Then he realized a few things more.  The Rangers' lights were lost in the forest behind him.the stripe of blood down his cheek dried, connecting his hairline with the sweaty bandana over his mouth. His legs threaten to seize. Quincy pulled the cloth down from his mouth for some fresh, filtered Terra air. Not yet. He grabbed the old pry bar just in case, and climbed down the creaking ladder to the service walks. He hung his full weight from the handle to seal the hatch above for the first time in years. He turned the lock and dropped down to a wrought-iron floor.

    Quincy strolled at a pace of certain leisure now. The Rangers would scour the night for him, but their go-to method of Augment tracking wouldn't work with him. At a time when he winced  at his classmates' calls for Fitting, Quincy was grateful that the Port in his chest was still hollow. He gave the steel plate a little tap of gratitude, through his shirt. Quincy knew the service walks would be empty- they hadn't been properly patrolled or maintained since he and Leon had discovered the malfunctioning hatch on their street. The world seemed so much bigger back then. Everything seemed to be closing in on Quincy now. Strand's Great Tower, the pressure to "Find his Fate", and not least of all this suffocating glass-paned catwalk.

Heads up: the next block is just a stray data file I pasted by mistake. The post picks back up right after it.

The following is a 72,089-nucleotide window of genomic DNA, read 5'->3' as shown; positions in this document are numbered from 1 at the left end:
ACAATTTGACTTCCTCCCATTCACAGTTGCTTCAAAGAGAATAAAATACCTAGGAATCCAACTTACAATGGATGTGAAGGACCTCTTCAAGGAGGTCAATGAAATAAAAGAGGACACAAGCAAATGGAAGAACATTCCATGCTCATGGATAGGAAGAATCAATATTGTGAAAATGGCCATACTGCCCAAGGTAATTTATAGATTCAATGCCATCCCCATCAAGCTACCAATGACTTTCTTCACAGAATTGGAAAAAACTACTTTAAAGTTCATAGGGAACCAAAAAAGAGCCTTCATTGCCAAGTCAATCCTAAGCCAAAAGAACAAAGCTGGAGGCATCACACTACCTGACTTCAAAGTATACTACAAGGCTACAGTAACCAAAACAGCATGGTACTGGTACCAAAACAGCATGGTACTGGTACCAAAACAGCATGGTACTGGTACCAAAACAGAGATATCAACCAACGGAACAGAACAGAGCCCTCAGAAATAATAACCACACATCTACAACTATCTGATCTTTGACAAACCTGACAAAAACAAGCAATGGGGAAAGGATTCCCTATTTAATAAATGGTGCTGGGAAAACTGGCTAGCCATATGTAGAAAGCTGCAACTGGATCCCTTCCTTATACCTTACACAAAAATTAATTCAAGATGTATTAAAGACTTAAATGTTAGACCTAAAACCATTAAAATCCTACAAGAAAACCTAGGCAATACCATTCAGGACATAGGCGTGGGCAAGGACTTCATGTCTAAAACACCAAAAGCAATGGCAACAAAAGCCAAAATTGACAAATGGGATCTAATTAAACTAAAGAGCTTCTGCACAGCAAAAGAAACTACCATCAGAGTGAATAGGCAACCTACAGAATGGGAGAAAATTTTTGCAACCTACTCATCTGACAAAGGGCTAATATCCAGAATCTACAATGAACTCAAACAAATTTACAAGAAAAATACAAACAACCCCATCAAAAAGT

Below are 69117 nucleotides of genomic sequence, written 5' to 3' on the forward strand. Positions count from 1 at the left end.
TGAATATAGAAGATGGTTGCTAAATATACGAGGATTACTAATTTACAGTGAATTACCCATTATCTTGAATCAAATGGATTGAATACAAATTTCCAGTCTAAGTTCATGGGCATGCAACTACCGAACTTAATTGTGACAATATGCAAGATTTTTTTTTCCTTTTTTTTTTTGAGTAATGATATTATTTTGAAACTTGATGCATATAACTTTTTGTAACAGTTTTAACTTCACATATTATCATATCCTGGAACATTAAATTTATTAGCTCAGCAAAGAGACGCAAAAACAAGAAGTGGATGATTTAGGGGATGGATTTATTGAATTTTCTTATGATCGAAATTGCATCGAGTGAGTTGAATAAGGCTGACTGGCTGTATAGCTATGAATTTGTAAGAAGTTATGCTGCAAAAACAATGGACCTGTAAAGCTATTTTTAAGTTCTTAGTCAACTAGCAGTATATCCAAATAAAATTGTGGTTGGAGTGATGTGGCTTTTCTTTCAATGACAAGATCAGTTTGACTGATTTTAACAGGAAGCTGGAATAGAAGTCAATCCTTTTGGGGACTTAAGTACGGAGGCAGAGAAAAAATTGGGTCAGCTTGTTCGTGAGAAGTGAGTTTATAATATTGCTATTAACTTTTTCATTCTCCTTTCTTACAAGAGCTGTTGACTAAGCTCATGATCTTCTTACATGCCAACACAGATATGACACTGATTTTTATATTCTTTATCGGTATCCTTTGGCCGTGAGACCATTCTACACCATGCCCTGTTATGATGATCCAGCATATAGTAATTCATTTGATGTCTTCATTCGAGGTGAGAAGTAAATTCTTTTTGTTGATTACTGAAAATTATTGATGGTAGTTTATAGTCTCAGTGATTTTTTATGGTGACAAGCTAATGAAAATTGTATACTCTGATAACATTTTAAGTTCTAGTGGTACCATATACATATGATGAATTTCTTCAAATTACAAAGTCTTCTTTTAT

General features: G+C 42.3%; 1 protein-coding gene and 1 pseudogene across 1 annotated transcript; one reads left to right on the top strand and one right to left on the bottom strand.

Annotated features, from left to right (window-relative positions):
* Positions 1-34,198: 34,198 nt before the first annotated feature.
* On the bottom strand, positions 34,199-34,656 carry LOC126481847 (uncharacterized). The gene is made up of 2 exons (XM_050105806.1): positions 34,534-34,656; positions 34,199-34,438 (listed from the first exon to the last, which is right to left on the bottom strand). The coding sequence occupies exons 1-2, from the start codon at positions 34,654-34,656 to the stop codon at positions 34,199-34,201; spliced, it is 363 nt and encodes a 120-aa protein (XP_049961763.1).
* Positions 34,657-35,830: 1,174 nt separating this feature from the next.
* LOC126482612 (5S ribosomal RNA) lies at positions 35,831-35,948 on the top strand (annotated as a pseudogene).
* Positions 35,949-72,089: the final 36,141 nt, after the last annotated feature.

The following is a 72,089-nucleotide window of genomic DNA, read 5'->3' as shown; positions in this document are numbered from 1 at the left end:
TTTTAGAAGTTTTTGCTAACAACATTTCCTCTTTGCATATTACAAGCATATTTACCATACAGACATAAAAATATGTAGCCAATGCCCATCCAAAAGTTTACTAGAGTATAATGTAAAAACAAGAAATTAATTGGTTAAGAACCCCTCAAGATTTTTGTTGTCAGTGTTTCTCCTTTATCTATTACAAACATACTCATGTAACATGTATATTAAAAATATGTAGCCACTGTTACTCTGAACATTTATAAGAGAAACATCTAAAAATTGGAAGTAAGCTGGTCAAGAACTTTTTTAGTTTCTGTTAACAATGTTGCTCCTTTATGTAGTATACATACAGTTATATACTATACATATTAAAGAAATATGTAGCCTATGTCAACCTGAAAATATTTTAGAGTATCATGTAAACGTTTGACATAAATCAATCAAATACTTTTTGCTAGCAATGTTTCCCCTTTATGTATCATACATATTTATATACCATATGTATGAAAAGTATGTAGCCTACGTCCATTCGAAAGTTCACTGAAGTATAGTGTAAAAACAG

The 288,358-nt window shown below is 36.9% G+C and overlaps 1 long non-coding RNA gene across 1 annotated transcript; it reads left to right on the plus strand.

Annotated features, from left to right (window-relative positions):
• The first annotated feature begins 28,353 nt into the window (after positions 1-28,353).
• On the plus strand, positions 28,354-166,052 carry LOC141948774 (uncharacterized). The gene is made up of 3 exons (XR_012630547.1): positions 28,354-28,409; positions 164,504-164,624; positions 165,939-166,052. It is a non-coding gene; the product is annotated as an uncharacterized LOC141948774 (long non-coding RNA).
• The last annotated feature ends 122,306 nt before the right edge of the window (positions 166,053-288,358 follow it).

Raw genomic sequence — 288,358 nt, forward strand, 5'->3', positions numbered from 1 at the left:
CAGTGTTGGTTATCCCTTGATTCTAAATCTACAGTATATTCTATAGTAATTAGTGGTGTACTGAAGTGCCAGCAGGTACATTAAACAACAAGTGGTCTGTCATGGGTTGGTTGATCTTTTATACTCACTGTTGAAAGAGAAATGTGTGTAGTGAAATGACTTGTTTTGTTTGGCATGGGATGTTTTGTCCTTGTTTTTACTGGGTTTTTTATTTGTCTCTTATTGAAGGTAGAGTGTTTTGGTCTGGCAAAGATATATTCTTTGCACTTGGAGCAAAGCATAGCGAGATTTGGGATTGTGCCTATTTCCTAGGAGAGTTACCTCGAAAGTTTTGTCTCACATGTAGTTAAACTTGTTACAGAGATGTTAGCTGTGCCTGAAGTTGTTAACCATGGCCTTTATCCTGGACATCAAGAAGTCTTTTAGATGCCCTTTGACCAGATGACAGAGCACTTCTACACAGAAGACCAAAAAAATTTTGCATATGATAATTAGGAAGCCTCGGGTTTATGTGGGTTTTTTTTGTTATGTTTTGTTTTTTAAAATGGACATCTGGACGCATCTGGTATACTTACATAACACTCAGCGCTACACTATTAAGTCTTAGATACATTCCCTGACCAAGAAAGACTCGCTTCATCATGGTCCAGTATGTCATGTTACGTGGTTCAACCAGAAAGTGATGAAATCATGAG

The service walks used to be an escape for him, from the constricting requirements and regulations of the Academy. The view through reinforced glass filled him with wonder and inspiration when the depths below were an unfathomable fantasy. Now they were a threat, sharp as a dagger poking his spine. He hadn't come down here in three years, when he received his first failing A-Card. Every glance could be his future if something didn't give. He looked out on the sprawling landscape beyond the glass with a different kind of wonder now, the terrifying kind. A few thousand feet separated him from the savage wilderness of the Nether Layer.